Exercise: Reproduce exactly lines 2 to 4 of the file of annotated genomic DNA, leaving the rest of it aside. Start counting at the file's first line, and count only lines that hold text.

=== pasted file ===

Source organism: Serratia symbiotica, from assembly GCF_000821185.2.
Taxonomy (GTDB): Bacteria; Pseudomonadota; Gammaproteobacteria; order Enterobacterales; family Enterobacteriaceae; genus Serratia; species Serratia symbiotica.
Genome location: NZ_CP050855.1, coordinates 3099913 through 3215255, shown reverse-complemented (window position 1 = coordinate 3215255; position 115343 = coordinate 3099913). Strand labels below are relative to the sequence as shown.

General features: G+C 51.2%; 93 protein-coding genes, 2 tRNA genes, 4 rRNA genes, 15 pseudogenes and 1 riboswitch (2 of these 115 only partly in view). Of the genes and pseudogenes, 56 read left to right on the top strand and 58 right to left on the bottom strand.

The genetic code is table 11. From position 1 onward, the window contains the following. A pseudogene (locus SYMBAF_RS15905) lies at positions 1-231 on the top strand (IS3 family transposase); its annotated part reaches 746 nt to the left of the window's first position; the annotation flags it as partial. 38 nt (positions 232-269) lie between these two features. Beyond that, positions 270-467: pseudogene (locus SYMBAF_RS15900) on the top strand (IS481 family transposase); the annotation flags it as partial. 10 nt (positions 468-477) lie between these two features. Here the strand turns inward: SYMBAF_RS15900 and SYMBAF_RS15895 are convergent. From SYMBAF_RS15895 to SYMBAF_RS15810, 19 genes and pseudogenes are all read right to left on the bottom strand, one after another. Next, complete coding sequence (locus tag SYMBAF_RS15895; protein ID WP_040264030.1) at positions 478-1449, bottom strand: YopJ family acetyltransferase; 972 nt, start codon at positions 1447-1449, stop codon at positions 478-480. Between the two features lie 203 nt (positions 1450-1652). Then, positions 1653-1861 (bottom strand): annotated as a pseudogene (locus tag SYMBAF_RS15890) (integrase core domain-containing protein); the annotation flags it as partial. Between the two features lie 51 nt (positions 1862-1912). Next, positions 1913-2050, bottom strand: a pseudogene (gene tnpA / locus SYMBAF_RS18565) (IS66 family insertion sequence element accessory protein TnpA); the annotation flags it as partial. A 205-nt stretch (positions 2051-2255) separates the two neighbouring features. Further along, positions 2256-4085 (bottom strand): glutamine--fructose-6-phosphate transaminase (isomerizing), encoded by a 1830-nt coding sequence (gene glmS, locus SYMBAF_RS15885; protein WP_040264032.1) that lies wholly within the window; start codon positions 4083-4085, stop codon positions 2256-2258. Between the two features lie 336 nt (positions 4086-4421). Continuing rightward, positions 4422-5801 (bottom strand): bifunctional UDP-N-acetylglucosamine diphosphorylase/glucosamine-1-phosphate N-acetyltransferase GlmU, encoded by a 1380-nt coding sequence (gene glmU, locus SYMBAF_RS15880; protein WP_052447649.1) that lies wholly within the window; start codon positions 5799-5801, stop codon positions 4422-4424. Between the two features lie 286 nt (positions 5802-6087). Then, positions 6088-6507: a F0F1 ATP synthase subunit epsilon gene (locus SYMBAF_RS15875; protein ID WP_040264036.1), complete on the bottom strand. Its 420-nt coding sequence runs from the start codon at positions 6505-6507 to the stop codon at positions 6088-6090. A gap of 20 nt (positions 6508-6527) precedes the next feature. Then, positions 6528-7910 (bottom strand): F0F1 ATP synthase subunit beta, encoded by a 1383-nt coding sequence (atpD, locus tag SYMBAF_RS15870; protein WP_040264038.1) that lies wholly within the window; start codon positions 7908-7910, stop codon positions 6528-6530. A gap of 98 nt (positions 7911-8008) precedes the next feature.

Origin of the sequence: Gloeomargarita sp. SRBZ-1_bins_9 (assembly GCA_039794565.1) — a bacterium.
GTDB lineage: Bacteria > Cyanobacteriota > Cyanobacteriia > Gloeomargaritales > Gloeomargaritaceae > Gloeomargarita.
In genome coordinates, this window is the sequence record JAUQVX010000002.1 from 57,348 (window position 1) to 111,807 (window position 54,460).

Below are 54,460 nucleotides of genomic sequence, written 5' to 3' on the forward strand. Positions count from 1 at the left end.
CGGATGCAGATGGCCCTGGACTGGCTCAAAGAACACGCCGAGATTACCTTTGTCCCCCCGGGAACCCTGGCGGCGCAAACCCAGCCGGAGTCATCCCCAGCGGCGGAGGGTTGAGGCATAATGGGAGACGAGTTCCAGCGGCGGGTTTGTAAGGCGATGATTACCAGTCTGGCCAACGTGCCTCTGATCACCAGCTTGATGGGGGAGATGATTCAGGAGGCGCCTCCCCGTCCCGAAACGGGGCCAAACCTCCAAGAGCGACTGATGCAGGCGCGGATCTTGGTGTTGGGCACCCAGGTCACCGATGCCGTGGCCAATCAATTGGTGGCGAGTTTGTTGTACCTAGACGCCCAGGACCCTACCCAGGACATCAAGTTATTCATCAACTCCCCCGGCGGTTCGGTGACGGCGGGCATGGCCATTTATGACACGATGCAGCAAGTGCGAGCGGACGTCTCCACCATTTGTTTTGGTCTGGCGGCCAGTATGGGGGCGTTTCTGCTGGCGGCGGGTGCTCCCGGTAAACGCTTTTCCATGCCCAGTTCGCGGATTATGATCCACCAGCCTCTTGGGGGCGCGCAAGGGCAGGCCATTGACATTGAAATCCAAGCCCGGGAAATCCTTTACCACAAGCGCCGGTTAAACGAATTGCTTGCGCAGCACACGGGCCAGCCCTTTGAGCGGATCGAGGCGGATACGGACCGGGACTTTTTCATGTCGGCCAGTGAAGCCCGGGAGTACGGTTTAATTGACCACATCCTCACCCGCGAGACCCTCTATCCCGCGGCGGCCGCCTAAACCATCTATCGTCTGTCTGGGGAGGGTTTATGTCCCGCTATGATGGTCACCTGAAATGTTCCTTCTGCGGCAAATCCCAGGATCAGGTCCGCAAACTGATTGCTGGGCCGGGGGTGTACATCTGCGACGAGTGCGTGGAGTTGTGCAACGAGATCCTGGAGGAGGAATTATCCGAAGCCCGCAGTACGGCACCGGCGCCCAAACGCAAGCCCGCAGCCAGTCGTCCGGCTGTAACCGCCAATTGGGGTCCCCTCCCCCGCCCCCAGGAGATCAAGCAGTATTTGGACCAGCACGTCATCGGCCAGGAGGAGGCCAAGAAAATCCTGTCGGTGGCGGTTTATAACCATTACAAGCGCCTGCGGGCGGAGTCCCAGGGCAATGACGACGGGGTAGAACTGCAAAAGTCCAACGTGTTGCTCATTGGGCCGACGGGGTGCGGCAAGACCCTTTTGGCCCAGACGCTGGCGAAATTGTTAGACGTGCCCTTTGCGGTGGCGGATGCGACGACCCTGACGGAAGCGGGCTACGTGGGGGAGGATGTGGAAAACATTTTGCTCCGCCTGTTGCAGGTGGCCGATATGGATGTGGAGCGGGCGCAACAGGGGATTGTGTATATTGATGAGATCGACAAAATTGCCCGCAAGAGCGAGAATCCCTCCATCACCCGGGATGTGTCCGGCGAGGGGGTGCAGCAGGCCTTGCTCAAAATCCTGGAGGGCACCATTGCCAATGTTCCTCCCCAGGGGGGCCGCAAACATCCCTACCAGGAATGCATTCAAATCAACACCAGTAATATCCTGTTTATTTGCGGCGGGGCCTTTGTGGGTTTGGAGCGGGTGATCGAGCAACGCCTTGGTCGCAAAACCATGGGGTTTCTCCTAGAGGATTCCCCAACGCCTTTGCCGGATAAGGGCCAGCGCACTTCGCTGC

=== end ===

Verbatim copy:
Taxonomy (GTDB): Bacteria; Pseudomonadota; Gammaproteobacteria; order Enterobacterales; family Enterobacteriaceae; genus Serratia; species Serratia symbiotica.
Genome location: NZ_CP050855.1, coordinates 3099913 through 3215255, shown reverse-complemented (window position 1 = coordinate 3215255; position 115343 = coordinate 3099913). Strand labels below are relative to the sequence as shown.

General features: G+C 51.2%; 93 protein-coding genes, 2 tRNA genes, 4 rRNA genes, 15 pseudogenes and 1 riboswitch (2 of these 115 only partly in view). Of the genes and pseudogenes, 56 read left to right on the top strand and 58 right to left on the bottom strand.